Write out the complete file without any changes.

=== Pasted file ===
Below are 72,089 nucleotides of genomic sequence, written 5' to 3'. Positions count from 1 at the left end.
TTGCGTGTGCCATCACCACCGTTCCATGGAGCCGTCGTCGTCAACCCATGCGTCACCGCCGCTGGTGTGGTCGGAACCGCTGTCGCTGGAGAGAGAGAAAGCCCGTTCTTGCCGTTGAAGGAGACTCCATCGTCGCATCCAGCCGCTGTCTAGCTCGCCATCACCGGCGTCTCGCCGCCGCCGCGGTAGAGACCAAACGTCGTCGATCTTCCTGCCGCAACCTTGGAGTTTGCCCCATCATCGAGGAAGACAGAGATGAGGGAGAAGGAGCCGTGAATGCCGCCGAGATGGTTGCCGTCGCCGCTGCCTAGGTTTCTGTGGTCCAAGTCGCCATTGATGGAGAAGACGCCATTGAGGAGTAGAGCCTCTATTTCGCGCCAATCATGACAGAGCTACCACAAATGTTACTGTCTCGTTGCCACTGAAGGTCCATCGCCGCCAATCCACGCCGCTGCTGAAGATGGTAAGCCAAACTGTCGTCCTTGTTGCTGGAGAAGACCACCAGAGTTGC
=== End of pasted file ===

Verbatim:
Below are 72,089 nucleotides of genomic sequence, written 5' to 3'. Positions count from 1 at the left end.
TTGCGTGTGCCATCACCACCGTTCCATGGAGCCGTCGTCGTCAACCCATGCGTCACCGCCGCTGGTGTGGTCGGAACCGCTGTCGCTGGAGAGAGAGAAAGCCCGTTCTTGCCGTTGAAGGAGACTCCATCGTCGCATCCAGCCGCTGTCTAGCTCGCCATCACCGGCGTCTCGCCGCCGCCGCGGTAGAGACCAAACGTCGTCGATCTTCCTGCCGCAACCTTGGAGTTTGCCCCATCATCGAGGAAGACAGAGATGAGGGAGAAGGAGCCGTGAATGCCGCCGAGATGGTTGCCGTCGCCGCTGCCTAGGTTTCTGTGGTCCAAGTCGCCATTGATGGAGAAGACGCCATTGAGGAGTAGAGCCTCTATTTCGCGCCAATCATGACAGAGCTACCACAAATGTTACTGTCTCGTTGCCACTGAAGGTCCATCGCCGCCAATCCACGCCGCTGCTGAAGATGGTAAGCCAAACTGTCGTCCTTGTTGCTGGAGAAGACCACCAGAGTTGC